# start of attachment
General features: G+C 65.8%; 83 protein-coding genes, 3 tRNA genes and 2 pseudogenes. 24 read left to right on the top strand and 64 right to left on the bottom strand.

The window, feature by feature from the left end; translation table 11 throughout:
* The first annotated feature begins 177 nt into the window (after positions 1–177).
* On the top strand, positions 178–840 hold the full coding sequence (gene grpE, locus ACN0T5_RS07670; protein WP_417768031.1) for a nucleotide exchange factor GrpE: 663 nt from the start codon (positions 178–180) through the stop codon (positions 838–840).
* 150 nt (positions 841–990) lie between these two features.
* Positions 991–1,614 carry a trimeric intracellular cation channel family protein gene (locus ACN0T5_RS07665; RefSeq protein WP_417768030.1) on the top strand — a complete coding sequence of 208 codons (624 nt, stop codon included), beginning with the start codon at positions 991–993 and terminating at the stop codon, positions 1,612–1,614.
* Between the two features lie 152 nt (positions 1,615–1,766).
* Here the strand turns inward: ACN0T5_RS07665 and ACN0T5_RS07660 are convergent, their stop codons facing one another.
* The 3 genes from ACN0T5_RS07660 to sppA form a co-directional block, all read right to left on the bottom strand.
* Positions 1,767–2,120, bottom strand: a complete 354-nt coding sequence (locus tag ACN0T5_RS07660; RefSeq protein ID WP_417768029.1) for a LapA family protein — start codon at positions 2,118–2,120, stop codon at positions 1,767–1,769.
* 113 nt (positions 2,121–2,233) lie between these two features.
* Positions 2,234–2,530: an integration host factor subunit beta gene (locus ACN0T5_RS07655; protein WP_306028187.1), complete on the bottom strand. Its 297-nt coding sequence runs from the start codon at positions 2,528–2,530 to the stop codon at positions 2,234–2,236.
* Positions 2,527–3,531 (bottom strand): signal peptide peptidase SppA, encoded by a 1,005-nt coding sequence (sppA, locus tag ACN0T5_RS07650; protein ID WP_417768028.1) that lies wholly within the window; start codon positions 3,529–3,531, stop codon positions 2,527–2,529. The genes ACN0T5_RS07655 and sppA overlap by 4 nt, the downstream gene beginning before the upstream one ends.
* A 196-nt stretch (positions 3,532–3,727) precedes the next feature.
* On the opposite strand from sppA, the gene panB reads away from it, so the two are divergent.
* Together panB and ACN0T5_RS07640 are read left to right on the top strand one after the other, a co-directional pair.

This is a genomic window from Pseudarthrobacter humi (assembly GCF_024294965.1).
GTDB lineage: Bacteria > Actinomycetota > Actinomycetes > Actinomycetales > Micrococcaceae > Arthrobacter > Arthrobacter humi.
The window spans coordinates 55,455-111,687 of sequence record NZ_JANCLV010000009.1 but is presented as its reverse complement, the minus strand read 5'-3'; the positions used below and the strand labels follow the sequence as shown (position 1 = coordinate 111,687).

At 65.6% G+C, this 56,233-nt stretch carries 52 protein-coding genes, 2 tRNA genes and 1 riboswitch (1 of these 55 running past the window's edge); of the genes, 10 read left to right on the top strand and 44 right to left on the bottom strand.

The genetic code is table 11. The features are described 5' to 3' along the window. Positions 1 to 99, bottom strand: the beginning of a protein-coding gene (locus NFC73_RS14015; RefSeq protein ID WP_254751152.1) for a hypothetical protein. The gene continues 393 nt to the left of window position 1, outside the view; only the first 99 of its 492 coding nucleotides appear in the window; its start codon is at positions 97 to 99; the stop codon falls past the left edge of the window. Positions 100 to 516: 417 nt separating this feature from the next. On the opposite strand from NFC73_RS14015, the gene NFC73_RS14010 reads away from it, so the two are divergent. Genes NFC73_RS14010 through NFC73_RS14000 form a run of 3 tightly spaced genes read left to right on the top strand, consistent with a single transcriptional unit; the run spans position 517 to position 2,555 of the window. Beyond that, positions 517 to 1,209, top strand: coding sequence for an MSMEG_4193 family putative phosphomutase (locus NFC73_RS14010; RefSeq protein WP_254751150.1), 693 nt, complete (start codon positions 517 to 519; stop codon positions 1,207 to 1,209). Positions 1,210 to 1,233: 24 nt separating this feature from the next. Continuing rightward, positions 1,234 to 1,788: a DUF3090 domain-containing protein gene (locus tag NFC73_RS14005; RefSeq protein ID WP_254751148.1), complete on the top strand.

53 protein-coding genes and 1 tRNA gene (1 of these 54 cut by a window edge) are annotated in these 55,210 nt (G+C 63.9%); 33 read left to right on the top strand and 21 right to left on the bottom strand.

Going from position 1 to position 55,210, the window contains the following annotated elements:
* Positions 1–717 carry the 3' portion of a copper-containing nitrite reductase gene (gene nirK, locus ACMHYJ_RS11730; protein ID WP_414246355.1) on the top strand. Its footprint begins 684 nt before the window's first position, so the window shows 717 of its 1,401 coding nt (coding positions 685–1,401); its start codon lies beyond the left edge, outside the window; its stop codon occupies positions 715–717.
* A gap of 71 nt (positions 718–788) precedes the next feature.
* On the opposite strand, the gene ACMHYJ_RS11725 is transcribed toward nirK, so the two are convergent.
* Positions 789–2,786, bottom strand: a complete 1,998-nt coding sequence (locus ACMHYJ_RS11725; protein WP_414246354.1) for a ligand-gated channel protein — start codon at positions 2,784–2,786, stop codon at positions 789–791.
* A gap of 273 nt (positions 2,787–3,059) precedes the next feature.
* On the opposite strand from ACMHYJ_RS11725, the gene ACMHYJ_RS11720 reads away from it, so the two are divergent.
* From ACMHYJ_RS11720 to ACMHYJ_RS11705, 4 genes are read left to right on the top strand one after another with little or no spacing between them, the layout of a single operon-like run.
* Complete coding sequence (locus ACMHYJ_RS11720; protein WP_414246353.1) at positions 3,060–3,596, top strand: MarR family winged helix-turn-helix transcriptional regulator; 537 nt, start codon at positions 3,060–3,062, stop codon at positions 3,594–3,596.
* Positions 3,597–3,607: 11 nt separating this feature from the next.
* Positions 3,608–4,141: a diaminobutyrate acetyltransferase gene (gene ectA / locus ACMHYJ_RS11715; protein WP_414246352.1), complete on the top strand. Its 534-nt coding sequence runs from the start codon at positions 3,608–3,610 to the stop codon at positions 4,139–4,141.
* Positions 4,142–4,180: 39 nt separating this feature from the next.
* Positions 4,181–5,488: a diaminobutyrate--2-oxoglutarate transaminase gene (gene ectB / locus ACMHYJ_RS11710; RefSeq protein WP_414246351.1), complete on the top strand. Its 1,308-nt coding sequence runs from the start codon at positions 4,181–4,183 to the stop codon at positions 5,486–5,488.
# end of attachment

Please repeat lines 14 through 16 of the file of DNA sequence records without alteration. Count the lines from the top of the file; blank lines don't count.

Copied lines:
* A 196-nt stretch (positions 3,532–3,727) precedes the next feature.
* On the opposite strand from sppA, the gene panB reads away from it, so the two are divergent.
* Together panB and ACN0T5_RS07640 are read left to right on the top strand one after the other, a co-directional pair.